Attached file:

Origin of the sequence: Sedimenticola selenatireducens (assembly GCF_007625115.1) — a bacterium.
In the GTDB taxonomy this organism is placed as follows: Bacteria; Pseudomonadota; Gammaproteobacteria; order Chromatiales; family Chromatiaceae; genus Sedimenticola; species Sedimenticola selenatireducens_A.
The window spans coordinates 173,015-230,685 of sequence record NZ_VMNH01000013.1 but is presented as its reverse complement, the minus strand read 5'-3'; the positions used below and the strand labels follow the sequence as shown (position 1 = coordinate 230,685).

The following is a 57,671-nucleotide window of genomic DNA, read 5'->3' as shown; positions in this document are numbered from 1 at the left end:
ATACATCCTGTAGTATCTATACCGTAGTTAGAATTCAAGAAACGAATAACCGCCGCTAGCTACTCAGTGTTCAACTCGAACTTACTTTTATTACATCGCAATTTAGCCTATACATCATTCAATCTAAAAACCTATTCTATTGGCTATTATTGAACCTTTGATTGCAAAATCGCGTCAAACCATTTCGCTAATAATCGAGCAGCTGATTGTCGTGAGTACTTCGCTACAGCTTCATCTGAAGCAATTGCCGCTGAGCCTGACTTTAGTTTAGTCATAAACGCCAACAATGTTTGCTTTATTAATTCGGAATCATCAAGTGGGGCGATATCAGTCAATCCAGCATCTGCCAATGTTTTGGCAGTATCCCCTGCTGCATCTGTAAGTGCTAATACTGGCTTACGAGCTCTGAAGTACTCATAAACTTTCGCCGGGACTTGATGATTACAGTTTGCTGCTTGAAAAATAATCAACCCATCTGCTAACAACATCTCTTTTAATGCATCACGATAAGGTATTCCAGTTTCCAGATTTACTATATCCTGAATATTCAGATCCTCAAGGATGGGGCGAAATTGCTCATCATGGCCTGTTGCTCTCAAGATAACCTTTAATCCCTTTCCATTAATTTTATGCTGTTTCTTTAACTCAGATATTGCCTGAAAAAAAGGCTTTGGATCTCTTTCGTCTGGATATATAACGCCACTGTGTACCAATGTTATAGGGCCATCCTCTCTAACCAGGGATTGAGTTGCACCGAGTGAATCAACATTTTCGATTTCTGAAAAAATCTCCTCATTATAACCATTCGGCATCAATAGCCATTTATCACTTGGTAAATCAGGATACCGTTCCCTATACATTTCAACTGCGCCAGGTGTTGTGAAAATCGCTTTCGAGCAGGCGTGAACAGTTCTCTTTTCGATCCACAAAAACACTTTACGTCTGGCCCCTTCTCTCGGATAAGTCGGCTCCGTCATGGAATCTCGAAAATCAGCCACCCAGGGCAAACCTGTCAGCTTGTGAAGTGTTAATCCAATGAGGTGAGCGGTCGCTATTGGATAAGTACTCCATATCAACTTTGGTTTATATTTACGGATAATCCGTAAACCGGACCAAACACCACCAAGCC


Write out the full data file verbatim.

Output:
Origin of the sequence: Sedimenticola selenatireducens (assembly GCF_007625115.1) — a bacterium.
In the GTDB taxonomy this organism is placed as follows: Bacteria; Pseudomonadota; Gammaproteobacteria; order Chromatiales; family Chromatiaceae; genus Sedimenticola; species Sedimenticola selenatireducens_A.
The window spans coordinates 173,015-230,685 of sequence record NZ_VMNH01000013.1 but is presented as its reverse complement, the minus strand read 5'-3'; the positions used below and the strand labels follow the sequence as shown (position 1 = coordinate 230,685).

The following is a 57,671-nucleotide window of genomic DNA, read 5'->3' as shown; positions in this document are numbered from 1 at the left end:
ATACATCCTGTAGTATCTATACCGTAGTTAGAATTCAAGAAACGAATAACCGCCGCTAGCTACTCAGTGTTCAACTCGAACTTACTTTTATTACATCGCAATTTAGCCTATACATCATTCAATCTAAAAACCTATTCTATTGGCTATTATTGAACCTTTGATTGCAAAATCGCGTCAAACCATTTCGCTAATAATCGAGCAGCTGATTGTCGTGAGTACTTCGCTACAGCTTCATCTGAAGCAATTGCCGCTGAGCCTGACTTTAGTTTAGTCATAAACGCCAACAATGTTTGCTTTATTAATTCGGAATCATCAAGTGGGGCGATATCAGTCAATCCAGCATCTGCCAATGTTTTGGCAGTATCCCCTGCTGCATCTGTAAGTGCTAATACTGGCTTACGAGCTCTGAAGTACTCATAAACTTTCGCCGGGACTTGATGATTACAGTTTGCTGCTTGAAAAATAATCAACCCATCTGCTAACAACATCTCTTTTAATGCATCACGATAAGGTATTCCAGTTTCCAGATTTACTATATCCTGAATATTCAGATCCTCAAGGATGGGGCGAAATTGCTCATCATGGCCTGTTGCTCTCAAGATAACCTTTAATCCCTTTCCATTAATTTTATGCTGTTTCTTTAACTCAGATATTGCCTGAAAAAAAGGCTTTGGATCTCTTTCGTCTGGATATATAACGCCACTGTGTACCAATGTTATAGGGCCATCCTCTCTAACCAGGGATTGAGTTGCACCGAGTGAATCAACATTTTCGATTTCTGAAAAAATCTCCTCATTATAACCATTCGGCATCAATAGCCATTTATCACTTGGTAAATCAGGATACCGTTCCCTATACATTTCAACTGCGCCAGGTGTTGTGAAAATCGCTTTCGAGCAGGCGTGAACAGTTCTCTTTTCGATCCACAAAAACACTTTACGTCTGGCCCCTTCTCTCGGATAAGTCGGCTCCGTCATGGAATCTCGAAAATCAGCCACCCAGGGCAAACCTGTCAGCTTGTGAAGTGTTAATCCAATGAGGTGAGCGGTCGCTATTGGATAAGTACTCCATATCAACTTTGGTTTATATTTACGGATAATCCGTAAACCGGACCAAACACCACCAAGCC